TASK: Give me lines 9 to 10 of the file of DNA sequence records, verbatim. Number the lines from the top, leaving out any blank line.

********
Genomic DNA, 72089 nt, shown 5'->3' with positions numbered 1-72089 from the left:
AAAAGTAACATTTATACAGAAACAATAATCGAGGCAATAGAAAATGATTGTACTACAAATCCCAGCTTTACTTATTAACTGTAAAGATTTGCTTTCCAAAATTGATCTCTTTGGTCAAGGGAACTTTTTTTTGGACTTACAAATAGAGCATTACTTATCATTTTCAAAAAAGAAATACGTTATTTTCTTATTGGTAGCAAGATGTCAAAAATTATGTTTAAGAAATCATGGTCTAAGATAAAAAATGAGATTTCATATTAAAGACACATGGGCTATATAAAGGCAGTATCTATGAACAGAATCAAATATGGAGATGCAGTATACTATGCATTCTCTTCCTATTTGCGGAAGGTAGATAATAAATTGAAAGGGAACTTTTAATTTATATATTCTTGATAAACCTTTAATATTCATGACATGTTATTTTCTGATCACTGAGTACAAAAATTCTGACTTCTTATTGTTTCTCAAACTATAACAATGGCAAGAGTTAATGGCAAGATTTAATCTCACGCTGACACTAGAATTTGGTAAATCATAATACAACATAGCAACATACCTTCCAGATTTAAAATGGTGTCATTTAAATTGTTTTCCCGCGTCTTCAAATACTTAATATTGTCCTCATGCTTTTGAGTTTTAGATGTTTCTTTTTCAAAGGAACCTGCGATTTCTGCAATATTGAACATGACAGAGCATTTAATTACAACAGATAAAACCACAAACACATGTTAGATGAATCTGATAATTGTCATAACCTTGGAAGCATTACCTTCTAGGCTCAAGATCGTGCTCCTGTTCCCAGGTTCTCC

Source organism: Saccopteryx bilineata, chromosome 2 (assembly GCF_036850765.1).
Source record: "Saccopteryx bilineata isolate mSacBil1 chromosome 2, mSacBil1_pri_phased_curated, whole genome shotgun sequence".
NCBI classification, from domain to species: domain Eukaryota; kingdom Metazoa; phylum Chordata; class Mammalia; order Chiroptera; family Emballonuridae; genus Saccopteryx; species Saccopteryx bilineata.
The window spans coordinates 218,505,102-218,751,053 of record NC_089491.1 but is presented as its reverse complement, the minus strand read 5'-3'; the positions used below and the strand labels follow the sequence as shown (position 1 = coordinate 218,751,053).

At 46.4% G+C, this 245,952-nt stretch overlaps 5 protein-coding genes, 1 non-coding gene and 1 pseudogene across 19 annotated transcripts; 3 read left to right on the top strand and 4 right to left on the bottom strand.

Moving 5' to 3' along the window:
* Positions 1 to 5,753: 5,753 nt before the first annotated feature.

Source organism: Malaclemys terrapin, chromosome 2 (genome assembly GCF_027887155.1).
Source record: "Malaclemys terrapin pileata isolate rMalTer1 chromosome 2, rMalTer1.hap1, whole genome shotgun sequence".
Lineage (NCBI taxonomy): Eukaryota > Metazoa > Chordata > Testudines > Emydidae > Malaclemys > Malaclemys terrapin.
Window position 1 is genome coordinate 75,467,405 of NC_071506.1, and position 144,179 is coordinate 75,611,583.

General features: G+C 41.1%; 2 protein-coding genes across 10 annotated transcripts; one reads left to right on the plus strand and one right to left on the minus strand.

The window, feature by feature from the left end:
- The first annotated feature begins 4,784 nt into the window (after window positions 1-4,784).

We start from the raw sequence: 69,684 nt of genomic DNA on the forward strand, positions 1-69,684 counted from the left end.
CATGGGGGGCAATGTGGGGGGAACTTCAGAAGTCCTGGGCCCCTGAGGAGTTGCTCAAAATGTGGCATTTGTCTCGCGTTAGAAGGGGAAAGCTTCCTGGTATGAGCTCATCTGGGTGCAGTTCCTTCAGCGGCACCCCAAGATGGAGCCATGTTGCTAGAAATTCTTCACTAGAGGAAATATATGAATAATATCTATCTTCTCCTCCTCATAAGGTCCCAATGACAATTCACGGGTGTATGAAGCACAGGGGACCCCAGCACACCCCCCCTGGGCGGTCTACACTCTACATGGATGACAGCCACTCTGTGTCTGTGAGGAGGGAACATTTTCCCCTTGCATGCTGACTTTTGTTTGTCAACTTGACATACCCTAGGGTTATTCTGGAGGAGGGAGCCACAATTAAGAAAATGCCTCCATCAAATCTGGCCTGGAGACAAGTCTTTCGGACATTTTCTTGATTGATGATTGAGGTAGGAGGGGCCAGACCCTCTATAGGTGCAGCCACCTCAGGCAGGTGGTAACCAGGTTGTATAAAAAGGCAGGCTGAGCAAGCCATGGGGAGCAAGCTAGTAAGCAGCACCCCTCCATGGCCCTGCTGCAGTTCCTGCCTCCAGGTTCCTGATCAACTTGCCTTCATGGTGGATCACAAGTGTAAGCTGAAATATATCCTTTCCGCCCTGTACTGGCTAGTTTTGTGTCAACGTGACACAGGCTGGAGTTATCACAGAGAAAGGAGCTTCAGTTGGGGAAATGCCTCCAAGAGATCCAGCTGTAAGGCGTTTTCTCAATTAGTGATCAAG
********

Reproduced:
* Positions 1 to 5,753: 5,753 nt before the first annotated feature.

Source organism: Malaclemys terrapin, chromosome 2 (genome assembly GCF_027887155.1).